Vantage Point recalls Wendy's "Baconator" burger – crammed with all sorts of tasty crap, cheesy, overly indulgent, a guilty pleasure that's "so bad, it's good." This action flick, centering around an assassination attempt on the U.S. President, really has it all: a convoluted yet vague back-story involving terrorists, bombs, an aging Secret Service agent on the verge of a nervous breakdown, crying journalists, guns, a kind-hearted tourist, betrayal, a little girl eating an ice cream cone – you name it – with its dizzying plot divvied up into a whopping eight (eight!) different perspectives.
But like a nightmarish Groundhog Day, every single one of the eight vignettes tiresomely ends with an abrupt cliffhanger (on more than one occasion, Dennis Quaid, as the Secret Service man, spots something shocking off-screen, wails with utter despair, "Oh my God! OH MY GOD!" and tears ass), fades to white with a rapid-rewind sequence, and starts anew with the opening assassination sequence — again and again and again. And again.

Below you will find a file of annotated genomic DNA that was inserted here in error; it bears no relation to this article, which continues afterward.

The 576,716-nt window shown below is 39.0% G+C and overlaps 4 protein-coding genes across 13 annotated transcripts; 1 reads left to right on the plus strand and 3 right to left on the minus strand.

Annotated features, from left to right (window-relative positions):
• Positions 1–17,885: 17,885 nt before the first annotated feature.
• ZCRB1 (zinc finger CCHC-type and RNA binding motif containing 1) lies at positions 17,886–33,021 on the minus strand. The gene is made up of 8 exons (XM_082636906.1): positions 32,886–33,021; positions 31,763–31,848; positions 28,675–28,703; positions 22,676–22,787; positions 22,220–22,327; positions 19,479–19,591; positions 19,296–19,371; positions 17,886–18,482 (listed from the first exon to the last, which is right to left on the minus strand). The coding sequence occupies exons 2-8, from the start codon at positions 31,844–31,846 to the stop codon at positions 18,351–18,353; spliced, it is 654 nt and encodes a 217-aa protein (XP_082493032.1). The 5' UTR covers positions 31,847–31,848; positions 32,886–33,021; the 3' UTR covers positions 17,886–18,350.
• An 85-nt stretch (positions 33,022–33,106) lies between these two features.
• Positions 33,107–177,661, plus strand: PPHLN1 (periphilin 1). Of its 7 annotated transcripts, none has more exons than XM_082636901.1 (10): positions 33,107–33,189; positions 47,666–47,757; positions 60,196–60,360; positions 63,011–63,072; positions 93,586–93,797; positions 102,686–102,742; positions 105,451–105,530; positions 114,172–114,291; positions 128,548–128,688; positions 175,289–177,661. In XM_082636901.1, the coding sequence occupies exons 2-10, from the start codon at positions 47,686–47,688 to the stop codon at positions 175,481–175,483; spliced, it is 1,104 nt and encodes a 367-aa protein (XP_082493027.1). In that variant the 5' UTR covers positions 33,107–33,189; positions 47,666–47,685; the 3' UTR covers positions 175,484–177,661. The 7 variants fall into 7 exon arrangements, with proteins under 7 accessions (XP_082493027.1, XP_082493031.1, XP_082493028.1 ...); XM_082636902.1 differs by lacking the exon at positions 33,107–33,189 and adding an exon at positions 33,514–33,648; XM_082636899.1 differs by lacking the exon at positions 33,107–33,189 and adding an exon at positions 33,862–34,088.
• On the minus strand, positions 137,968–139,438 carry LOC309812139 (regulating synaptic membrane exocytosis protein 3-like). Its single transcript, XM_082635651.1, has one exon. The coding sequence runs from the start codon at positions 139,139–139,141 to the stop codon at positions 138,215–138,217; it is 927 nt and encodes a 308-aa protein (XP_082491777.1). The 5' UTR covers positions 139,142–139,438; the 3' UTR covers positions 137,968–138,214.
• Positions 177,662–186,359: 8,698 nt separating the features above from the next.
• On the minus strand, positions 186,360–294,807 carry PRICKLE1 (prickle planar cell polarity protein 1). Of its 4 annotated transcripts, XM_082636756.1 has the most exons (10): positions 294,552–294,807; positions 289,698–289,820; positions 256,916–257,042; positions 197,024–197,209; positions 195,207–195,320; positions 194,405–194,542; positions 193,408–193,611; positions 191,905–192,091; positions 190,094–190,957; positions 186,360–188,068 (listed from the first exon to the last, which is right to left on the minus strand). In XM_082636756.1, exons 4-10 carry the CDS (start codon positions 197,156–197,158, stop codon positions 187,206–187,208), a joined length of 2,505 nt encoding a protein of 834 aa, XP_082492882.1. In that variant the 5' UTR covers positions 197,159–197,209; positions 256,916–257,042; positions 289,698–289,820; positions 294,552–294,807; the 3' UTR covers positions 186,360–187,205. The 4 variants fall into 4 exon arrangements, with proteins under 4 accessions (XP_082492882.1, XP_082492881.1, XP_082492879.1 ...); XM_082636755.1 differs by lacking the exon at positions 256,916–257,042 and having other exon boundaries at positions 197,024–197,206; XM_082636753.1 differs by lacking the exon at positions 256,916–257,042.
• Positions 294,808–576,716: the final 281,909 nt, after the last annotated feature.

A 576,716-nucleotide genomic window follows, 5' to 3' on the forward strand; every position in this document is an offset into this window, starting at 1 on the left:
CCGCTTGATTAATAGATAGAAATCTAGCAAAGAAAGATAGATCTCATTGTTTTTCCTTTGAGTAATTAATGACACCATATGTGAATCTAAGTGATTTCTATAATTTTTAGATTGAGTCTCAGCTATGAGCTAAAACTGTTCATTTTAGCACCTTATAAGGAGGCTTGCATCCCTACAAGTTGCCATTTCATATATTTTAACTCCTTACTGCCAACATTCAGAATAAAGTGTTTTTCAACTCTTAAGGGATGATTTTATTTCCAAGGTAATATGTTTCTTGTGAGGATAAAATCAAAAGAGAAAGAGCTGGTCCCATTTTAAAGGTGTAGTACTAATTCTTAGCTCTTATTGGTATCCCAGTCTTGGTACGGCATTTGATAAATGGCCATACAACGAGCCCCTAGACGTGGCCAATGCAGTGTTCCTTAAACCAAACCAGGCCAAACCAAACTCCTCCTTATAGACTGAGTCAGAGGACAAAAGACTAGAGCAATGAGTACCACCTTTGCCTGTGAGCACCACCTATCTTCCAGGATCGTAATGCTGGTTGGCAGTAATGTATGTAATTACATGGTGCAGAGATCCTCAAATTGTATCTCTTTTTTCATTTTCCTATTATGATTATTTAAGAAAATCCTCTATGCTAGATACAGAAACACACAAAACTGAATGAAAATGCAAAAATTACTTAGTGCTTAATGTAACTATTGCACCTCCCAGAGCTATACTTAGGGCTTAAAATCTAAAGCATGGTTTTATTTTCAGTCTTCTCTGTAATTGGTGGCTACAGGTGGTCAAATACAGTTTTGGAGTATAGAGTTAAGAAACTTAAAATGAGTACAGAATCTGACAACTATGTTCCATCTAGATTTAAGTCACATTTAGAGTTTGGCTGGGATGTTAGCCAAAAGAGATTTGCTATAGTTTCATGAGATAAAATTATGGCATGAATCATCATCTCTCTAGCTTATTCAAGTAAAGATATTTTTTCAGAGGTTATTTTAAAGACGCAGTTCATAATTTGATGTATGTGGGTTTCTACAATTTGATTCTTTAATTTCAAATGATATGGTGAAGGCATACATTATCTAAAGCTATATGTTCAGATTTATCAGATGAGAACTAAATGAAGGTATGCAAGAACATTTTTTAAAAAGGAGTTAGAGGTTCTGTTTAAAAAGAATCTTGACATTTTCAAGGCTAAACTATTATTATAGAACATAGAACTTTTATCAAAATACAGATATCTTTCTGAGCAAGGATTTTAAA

One of the greatest redeeming factors is Quaid, playing the frazzled Agent Barnes, who, if you squint a little, resembles some kind of grizzled, indestructible RoboCop/William Shatner hybrid that emerges from bullet wounds and bombings alike with only a deeply creased scowl and nostrils flaring for justice. And combined with a few clever red herrings and fantastically intense action shots including a heart palpitation-inducing car chase, it doesn't seem quite so bad that Sigourney Weaver's role is completely forgettable and that Forest Whitaker is reduced to portraying a dopey "aw shucks"-y tourist (oddly resembling Sloth from The Goonies) whose recklessly selfless actions are just inexplicable. Harder to swallow are the countless hyper-cliché lines ("Where's my brother?!") and how the "puzzle pieces" of the fragmented plot come together so perfectly in the end.